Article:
Oral health and chemotherapy act as cofactors in malnutrition in the elderly with other cancers than head and neck malignancies
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This study explores whether the chemotherapy regimen has a role in inducing oral health problems and malnutrition in elderly patients with other cancers than head and neck malignancies.
Material and methods
An observational cross-sectional study was designed to compare the relationships between oral health and nutritional status between four groups of elderly differing in cancer or chemotherapy regimen. Data were collected using a questionnaire including the Mini-Nutritional Assessment (MNA), the Geriatric Oral Health Assessment Index (GOHAI) and questions about perception of xerostomia. The oral examinations recorded the number of functional dental units (PFU) and the presence of oral lesions.
The sample comprised 46 patients receiving chemotherapy, 48 patients on a non-chemotherapy regimen, 45 persons in complete remission not under treatment and 53 non-cancer patients. Oral health perception was significantly worse in chemotherapy patients. They reported limiting the kinds of food they consumed, the discomfort felt when eating and took medications for oral pain. Oral lesions were frequent in chemotherapy participants. Nutritional status was related to the cancer treatment regimen (OR = 4.17; p value = 0.017), the presence of oral lesions (OR = 4.51; p value = 0.003), perception of xerostomia (OR = 3.54; p value = 0.012), the number of PFU (OR = 2.51; p value = 0.046) and GOHAI score (OR = 1.617; p value = 0.019).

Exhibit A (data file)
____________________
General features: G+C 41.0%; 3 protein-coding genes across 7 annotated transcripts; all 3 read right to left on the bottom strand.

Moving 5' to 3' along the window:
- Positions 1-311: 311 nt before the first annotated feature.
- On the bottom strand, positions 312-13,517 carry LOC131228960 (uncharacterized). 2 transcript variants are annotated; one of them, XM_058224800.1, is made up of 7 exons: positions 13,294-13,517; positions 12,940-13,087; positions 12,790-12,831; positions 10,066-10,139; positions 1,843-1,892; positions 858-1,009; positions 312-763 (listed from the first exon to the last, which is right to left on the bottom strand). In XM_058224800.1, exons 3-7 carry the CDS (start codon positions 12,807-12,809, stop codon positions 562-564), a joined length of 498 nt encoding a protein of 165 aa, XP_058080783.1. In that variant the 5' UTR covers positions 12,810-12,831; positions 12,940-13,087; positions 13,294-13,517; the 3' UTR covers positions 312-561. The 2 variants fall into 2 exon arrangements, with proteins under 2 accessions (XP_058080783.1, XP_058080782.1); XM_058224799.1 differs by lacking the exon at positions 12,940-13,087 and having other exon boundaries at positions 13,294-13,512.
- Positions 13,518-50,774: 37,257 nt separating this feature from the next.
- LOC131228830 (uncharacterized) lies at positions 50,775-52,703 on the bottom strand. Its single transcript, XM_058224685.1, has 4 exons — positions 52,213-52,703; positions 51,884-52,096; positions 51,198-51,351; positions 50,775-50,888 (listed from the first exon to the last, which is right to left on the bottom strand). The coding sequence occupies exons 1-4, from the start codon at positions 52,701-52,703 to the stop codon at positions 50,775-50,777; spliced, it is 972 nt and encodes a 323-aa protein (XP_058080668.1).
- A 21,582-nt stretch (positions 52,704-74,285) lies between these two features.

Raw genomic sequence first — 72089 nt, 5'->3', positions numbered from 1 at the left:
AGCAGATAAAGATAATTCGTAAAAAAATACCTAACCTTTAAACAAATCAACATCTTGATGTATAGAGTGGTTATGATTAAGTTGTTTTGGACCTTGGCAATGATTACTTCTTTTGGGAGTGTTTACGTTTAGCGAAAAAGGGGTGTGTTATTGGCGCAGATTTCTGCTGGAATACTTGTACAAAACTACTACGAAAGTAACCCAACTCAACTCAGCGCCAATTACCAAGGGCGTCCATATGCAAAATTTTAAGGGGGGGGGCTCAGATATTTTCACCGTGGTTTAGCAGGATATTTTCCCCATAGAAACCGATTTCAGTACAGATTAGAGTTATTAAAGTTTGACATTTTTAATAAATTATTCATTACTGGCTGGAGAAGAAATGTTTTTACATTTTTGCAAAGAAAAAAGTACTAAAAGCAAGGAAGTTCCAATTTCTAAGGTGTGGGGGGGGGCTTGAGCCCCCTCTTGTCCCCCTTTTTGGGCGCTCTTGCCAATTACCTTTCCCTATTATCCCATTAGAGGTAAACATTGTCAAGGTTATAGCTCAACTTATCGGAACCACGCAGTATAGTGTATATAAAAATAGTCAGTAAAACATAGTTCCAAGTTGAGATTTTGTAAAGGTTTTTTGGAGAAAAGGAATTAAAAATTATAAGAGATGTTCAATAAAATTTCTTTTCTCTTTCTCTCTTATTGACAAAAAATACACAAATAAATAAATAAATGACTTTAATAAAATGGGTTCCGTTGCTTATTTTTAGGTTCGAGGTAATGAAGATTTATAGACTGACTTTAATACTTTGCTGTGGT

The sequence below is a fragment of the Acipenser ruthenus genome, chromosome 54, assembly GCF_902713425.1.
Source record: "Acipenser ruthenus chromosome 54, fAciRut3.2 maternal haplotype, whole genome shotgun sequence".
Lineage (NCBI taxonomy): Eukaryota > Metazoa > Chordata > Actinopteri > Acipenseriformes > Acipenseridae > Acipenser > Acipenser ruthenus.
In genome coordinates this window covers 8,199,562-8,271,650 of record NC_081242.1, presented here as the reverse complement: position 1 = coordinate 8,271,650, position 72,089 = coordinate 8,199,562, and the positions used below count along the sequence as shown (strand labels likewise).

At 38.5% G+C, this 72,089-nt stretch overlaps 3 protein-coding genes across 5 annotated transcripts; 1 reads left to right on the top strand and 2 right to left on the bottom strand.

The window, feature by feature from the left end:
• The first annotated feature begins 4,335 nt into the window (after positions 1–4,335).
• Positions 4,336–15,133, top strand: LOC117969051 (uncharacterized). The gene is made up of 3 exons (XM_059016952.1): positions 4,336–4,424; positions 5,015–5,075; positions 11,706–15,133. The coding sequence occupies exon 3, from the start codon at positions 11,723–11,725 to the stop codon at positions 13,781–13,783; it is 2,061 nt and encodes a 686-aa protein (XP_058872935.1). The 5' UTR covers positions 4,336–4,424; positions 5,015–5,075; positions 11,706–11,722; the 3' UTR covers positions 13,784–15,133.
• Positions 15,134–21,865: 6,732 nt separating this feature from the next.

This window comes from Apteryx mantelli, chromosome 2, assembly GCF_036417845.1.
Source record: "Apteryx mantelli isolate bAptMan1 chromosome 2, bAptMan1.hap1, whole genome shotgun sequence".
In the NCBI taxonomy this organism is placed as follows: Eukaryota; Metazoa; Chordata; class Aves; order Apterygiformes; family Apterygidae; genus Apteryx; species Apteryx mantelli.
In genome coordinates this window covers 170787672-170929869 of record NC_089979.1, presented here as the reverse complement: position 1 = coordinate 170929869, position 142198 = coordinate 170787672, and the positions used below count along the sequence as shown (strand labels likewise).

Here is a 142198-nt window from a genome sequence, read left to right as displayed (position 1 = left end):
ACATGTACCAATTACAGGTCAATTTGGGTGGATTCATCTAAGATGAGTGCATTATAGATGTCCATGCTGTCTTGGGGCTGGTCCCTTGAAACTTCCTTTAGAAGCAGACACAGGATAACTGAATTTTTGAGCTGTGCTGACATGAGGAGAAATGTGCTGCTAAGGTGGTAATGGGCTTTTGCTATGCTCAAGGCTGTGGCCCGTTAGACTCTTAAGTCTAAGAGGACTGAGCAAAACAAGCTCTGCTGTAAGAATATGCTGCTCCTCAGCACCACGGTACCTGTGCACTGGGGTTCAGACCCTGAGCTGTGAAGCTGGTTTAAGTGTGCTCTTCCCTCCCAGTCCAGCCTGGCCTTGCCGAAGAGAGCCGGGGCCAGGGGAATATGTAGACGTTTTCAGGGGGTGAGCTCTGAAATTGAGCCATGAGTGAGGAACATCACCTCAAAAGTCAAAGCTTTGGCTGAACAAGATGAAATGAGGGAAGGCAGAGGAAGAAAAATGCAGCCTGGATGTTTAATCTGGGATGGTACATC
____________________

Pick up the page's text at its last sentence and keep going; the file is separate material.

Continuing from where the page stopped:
The presence of oral lesions and the chemotherapeutic regimen were highly associated with nutritional status in older patients with cancer.
Dental professionals should be asked to intervene preventively and per-therapy to optimise oral health status in elderly patients with other cancers than head and neck malignancies.
KeywordsCancer Oral health Nutrition status Elderly Chemotherapy
The authors would like to thank Professor Paul Riordan (Write2Publish; http://correction-home.fr) and Accent Europe for corrections of the English manuscript. We would like to thank Professor Negib Geahchan for his supportive involvement in the study.
This work was supported by the Medical Research Council of Saint-Joseph University (grant number: FMD96 – CRENDUnovember2013).
Compliance with ethical standards
Conflict of interest
The authors declare that they have no conflict of interest.
All procedures performed in studies involving human participants were in accordance with the ethical standards of the institutional and/or national research committee and with the 1964 Helsinki declaration and its later amendments or comparable ethical standards.
Informed consent was obtained from all individual participants included in the study.
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